I Purchased an Exotic, Expensive Lens: Here Is What I Learned

I Purchased an Exotic, Expensive Lens: Here Is What I Learned

If you have ever seen my camera bag, you will know it is full of relics from yesteryear. Recently, I purchased a ZEISS Milvus 100mm f/2M ZE Macro Lens, and it changed everything.

Until this point, I had been very utilitarian about my gear. If I could get the job done by spending very little, then that was the kit I needed. Why spend more than you need to? And this motto has seen me through the first ten years of my career as a professional food photographer. But after shooting with a Phase One system for a couple of years on my bigger jobs, I started to want something a bit more for my day-to-day kit. My Canon EF 100mm f/2.8 Macro USM Lens  was the weakest lens in my lineup at the time. I had options with Sigma and a Canon L lens, but I wanted to try something that no one else I knew was shooting with. I remembered having hired a Zeiss 100mm lens with a Canon 5Ds some years back and how impressed I had been with the image quality. So, I started a Google search and saw that they had brought out a new, sleeker, and sexier version of the lens. Without a second thought, the purchase was complete.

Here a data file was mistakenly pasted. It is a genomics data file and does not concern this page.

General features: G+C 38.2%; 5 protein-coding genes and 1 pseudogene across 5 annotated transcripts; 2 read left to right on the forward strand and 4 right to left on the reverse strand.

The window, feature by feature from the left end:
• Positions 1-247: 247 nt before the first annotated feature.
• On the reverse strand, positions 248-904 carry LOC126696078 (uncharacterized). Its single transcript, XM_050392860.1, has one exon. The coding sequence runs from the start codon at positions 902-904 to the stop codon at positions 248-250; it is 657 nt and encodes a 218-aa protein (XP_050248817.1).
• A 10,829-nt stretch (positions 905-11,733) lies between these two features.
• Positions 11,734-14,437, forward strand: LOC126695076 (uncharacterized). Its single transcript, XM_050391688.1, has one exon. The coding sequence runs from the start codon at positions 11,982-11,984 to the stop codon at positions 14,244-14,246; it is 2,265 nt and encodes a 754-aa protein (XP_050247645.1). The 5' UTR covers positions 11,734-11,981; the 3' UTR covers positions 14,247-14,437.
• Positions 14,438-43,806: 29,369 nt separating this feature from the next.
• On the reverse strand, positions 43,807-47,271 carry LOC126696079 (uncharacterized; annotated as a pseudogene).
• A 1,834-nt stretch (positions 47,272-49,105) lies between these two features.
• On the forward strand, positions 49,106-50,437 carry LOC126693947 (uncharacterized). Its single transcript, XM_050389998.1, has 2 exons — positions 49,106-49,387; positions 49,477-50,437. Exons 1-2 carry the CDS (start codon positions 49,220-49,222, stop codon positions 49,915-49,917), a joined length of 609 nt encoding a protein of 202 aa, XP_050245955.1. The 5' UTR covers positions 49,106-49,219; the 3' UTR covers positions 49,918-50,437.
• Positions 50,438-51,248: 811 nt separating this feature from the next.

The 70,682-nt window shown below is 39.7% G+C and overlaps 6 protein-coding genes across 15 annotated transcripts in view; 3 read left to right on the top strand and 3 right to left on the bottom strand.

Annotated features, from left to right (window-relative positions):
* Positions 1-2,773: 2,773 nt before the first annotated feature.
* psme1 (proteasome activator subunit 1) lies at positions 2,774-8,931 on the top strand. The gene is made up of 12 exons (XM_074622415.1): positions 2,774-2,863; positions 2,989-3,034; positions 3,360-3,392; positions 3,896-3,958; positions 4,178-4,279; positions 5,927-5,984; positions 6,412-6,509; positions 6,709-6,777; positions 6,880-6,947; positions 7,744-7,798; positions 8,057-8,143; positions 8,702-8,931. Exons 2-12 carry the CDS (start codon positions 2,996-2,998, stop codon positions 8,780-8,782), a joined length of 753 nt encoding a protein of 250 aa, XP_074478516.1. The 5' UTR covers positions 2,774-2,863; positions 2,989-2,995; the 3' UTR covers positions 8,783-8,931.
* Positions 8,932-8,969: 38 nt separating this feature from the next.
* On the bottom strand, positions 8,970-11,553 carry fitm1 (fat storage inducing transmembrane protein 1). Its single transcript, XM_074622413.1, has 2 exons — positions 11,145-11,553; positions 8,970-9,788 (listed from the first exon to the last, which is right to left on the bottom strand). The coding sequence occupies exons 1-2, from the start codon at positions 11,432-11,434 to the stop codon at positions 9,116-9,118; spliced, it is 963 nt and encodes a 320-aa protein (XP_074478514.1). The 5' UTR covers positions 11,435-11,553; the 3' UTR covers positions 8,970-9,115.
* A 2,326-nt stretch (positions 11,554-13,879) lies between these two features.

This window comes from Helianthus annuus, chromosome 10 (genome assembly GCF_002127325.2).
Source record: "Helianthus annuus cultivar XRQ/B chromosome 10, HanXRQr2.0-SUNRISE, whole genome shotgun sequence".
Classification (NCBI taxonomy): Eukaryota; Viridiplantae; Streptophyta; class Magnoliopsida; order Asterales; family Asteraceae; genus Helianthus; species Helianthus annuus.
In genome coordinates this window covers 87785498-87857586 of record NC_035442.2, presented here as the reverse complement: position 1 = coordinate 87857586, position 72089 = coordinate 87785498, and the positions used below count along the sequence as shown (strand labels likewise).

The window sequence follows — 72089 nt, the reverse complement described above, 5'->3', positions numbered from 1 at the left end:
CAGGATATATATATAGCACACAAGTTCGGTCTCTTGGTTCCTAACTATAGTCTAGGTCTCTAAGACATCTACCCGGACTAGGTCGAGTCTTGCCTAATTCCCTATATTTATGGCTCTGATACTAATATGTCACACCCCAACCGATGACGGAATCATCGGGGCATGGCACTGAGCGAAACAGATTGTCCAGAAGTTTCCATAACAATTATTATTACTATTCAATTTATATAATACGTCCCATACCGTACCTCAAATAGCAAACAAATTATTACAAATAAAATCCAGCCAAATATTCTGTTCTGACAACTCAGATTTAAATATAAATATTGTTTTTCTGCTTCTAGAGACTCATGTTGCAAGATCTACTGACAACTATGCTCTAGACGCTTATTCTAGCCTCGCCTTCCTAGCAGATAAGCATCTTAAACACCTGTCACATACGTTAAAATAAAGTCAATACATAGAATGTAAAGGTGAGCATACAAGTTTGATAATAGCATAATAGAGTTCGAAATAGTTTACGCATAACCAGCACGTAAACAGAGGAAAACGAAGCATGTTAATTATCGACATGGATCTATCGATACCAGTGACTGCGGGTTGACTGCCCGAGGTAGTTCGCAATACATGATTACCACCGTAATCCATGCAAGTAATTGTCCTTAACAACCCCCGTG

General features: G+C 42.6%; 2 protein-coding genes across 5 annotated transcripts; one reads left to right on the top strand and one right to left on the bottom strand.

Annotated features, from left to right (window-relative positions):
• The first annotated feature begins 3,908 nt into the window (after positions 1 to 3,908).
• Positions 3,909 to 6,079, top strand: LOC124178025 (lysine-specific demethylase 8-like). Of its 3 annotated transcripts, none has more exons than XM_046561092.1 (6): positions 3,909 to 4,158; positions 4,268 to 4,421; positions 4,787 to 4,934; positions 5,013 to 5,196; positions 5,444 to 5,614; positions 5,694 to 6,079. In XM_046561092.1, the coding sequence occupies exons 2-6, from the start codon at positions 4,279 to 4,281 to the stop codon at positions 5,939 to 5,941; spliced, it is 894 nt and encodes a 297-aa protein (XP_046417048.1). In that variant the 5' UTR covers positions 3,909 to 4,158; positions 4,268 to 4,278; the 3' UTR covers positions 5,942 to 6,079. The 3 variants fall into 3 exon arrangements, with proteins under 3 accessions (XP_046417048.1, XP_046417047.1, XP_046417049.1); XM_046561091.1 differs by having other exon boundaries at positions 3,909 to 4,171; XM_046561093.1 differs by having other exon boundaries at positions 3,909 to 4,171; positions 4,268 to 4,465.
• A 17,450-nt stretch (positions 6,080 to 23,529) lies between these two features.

My camera lens arrived the following day in a beautiful box, the metal lens hood felt incredibly premium, and the lens itself made my Canon and Sigma lenses look like toys. This lens felt like it meant business. I quickly took the obligatory wide open shot of my keyboard, packed it up, and headed to my studio to play.

Marketing is a powerful tool, and knowing the heritage of Carl Zeiss optics made me feel like I was almost shooting with medium format quality gear. I haven’t ever done a side-by-side comparison of the two 100mm lenses that I own (mostly for fear of buyer's remorse, but I may well do this for a YouTube video in the future), but this lens felt like it really was a step above the rest. Here is what I learned from the purchase